Learning Acceptance And Tolerance While Teaching Christmas Traditions

In 4th grade, I had this teacher who was nothing short of magnificent. She would get so excited about everything that just had a way of lighting a fire in everyone to learn. 4th grade, in my opinion, has some of the best curricula as well, state history! Since I grew up in Idaho she taught us all about Lewis and Clark, the pioneers, and the Appaloosa horse, our state horse. 

She also did a read-aloud every day after lunch. We would come in from recess, turn off the lights, and she would read to us as if we were in the story ourselves. I distinctly remember her reading Earthquake Terror and being so terrified myself because I was convinced I was in the water with these two siblings holding onto logs for dear life. Because of her, I will always 

One of my favorite units she taught was about Christmas around the world. It wasn’t required curriculum to teach, especially now with common core state standards, but something she felt was important to include in her teaching each December. Looking back, I am realizing it didn’t just teach us what each country saw Santa Claus as, but also taught us inclusion. Tolerance. Diversity. Loving. Acceptance. And more.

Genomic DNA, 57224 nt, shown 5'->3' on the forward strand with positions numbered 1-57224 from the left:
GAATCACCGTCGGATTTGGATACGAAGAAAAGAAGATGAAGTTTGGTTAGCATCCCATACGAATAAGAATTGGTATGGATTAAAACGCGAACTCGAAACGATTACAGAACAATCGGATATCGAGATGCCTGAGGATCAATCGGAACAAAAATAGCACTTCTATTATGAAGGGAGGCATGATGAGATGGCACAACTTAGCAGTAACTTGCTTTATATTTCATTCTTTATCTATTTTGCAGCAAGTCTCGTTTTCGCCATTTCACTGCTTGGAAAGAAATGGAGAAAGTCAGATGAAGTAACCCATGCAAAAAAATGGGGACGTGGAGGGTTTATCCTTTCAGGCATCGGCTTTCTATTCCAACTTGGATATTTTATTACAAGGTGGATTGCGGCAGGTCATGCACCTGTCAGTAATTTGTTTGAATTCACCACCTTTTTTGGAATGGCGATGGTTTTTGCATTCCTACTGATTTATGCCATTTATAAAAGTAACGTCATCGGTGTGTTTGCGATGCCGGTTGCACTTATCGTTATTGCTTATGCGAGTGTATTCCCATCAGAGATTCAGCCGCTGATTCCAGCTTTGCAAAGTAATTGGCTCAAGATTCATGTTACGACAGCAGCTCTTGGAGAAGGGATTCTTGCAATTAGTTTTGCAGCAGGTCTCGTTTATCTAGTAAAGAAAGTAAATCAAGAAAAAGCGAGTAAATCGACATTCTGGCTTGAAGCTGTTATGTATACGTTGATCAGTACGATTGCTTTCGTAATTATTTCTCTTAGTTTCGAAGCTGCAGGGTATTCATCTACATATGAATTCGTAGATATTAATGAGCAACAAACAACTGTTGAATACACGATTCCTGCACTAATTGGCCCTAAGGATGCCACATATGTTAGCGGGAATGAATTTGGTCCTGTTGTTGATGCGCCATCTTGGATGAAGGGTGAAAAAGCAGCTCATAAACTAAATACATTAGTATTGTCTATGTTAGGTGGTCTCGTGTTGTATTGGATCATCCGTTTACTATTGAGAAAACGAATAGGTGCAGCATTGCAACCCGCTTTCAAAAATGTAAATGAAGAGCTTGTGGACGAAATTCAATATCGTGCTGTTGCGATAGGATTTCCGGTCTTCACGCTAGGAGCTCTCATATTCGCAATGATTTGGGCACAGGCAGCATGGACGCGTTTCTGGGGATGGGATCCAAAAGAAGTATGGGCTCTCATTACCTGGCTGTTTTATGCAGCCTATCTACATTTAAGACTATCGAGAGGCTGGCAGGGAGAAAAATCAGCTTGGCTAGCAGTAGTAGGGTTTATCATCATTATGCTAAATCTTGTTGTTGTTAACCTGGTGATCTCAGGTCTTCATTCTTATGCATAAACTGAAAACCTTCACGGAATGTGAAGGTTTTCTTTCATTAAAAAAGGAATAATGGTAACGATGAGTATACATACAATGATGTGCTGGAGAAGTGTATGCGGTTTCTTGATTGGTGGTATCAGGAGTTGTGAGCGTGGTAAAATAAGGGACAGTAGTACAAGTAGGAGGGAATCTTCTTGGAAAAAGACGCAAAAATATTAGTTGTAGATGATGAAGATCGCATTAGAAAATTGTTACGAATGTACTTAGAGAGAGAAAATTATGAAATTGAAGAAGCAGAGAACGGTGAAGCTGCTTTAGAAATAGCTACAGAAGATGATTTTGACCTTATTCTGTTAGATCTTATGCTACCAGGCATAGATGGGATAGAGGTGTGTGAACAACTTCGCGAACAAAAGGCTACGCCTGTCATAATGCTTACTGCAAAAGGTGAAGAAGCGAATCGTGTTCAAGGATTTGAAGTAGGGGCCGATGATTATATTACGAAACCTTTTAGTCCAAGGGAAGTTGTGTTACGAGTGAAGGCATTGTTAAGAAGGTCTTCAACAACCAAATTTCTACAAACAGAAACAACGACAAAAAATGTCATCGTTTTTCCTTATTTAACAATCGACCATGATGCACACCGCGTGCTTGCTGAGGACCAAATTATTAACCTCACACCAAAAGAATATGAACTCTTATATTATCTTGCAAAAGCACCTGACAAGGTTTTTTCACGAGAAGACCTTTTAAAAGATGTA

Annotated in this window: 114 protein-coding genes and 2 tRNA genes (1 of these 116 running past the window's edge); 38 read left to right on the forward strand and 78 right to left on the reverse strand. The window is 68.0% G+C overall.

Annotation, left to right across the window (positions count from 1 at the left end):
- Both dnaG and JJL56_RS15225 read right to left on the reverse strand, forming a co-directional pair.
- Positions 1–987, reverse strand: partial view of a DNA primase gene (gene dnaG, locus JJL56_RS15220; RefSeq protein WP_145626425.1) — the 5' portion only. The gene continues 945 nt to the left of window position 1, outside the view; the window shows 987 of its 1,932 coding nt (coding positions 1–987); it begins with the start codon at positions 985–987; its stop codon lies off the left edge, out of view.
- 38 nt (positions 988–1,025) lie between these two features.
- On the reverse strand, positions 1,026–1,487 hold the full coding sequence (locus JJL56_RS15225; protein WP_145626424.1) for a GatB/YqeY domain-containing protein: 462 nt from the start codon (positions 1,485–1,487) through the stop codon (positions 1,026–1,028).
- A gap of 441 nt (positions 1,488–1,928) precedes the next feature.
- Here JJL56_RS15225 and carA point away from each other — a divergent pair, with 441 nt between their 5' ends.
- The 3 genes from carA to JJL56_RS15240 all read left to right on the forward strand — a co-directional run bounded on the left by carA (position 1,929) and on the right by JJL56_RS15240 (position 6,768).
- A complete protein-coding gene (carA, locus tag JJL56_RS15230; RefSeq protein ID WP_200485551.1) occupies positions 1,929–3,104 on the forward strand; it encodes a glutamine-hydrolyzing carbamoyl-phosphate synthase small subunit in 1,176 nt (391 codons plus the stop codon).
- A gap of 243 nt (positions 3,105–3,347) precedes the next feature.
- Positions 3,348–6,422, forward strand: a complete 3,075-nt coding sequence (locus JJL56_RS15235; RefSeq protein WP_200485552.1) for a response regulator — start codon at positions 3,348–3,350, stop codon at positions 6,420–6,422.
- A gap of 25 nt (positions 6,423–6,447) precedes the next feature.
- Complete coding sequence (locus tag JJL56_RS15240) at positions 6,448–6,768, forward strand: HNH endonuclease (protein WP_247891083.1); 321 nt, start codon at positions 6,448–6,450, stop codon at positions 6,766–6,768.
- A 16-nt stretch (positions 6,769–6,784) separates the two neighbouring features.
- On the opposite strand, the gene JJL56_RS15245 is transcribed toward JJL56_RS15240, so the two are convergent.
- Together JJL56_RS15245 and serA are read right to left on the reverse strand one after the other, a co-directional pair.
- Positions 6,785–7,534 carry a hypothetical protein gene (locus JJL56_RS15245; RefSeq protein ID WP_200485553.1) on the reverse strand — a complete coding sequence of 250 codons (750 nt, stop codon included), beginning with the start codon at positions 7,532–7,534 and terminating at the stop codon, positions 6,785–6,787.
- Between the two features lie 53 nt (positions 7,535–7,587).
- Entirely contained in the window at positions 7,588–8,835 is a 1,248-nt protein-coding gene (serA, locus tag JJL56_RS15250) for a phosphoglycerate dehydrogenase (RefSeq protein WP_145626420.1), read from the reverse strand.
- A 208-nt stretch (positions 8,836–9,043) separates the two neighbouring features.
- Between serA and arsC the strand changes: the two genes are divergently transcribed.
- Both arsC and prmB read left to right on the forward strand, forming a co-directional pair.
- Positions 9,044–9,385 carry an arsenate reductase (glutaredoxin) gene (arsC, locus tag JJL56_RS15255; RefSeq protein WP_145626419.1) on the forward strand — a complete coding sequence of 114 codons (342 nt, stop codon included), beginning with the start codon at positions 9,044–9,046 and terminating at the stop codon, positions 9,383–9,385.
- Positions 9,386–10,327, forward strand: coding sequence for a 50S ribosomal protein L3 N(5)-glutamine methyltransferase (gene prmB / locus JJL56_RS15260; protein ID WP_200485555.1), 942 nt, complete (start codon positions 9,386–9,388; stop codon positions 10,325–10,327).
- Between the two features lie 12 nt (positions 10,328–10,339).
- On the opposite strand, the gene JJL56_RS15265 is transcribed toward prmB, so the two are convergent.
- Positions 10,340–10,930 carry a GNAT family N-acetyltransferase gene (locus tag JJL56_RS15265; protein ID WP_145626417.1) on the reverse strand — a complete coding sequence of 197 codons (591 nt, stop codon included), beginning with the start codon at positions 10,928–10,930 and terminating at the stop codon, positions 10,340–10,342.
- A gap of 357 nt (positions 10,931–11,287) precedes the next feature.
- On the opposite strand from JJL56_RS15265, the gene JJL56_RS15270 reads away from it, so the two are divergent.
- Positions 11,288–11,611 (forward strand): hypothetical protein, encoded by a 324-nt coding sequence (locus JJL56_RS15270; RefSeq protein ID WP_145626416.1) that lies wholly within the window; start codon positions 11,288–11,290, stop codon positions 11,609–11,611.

Here is a great article on a few things I learned about Swiss Christmas.

We spent time researching multiple countries, what they ate around the holidays, traditions they have, and the values they held close. At the end of the unit, we had one big potluck of each type of food that we were even able to try ourselves! Talk about exposure to culture! I also want you to understand that I grew up in the sticks of Idaho. Ucon, Idaho to be exact. In Ucon, there was one elementary school, and then we had to “go into town” to attend Jr. High and high school. It was and still is, a farming community with very little diversity. So my teacher taking the time to teach us culture and give us exposure to something different was huge. 

I’m grateful for a teacher that took the effort to give us these opportunities and teach us beyond the test, especially in the early 2000s when being less aware of others was more common. I am not sure if she is still teaching to this day, but if she is, I cannot imagine the impact she is making on this world, given the impact she had in just my life. 

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